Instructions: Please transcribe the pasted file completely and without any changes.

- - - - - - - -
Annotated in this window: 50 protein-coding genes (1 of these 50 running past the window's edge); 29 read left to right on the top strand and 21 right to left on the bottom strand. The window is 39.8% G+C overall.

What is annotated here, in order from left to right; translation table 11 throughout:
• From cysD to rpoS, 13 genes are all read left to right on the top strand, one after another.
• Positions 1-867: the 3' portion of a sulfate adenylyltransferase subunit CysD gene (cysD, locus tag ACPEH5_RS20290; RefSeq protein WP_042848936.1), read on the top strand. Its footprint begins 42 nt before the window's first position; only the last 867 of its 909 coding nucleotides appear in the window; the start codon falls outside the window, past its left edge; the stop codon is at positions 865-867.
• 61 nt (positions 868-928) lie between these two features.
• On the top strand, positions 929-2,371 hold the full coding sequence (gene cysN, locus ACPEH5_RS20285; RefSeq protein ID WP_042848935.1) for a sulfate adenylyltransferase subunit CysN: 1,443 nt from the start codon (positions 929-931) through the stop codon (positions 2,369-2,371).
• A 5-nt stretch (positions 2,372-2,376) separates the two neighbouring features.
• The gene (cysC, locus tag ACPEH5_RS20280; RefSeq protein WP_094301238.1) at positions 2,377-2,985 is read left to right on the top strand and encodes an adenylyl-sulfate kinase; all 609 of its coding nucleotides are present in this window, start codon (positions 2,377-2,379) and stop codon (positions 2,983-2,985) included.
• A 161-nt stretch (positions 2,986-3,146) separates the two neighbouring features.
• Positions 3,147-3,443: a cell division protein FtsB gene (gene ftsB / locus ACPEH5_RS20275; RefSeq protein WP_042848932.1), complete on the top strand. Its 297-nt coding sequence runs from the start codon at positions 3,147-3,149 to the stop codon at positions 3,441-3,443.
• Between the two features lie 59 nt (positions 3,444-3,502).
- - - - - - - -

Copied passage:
Annotated in this window: 50 protein-coding genes (1 of these 50 running past the window's edge); 29 read left to right on the top strand and 21 right to left on the bottom strand. The window is 39.8% G+C overall.

What is annotated here, in order from left to right; translation table 11 throughout:
• From cysD to rpoS, 13 genes are all read left to right on the top strand, one after another.
• Positions 1-867: the 3' portion of a sulfate adenylyltransferase subunit CysD gene (cysD, locus tag ACPEH5_RS20290; RefSeq protein WP_042848936.1), read on the top strand. Its footprint begins 42 nt before the window's first position; only the last 867 of its 909 coding nucleotides appear in the window; the start codon falls outside the window, past its left edge; the stop codon is at positions 865-867.
• 61 nt (positions 868-928) lie between these two features.
• On the top strand, positions 929-2,371 hold the full coding sequence (gene cysN, locus ACPEH5_RS20285; RefSeq protein ID WP_042848935.1) for a sulfate adenylyltransferase subunit CysN: 1,443 nt from the start codon (positions 929-931) through the stop codon (positions 2,369-2,371).
• A 5-nt stretch (positions 2,372-2,376) separates the two neighbouring features.
• The gene (cysC, locus tag ACPEH5_RS20280; RefSeq protein WP_094301238.1) at positions 2,377-2,985 is read left to right on the top strand and encodes an adenylyl-sulfate kinase; all 609 of its coding nucleotides are present in this window, start codon (positions 2,377-2,379) and stop codon (positions 2,983-2,985) included.
• A 161-nt stretch (positions 2,986-3,146) separates the two neighbouring features.
• Positions 3,147-3,443: a cell division protein FtsB gene (gene ftsB / locus ACPEH5_RS20275; RefSeq protein WP_042848932.1), complete on the top strand. Its 297-nt coding sequence runs from the start codon at positions 3,147-3,149 to the stop codon at positions 3,441-3,443.
• Between the two features lie 59 nt (positions 3,444-3,502).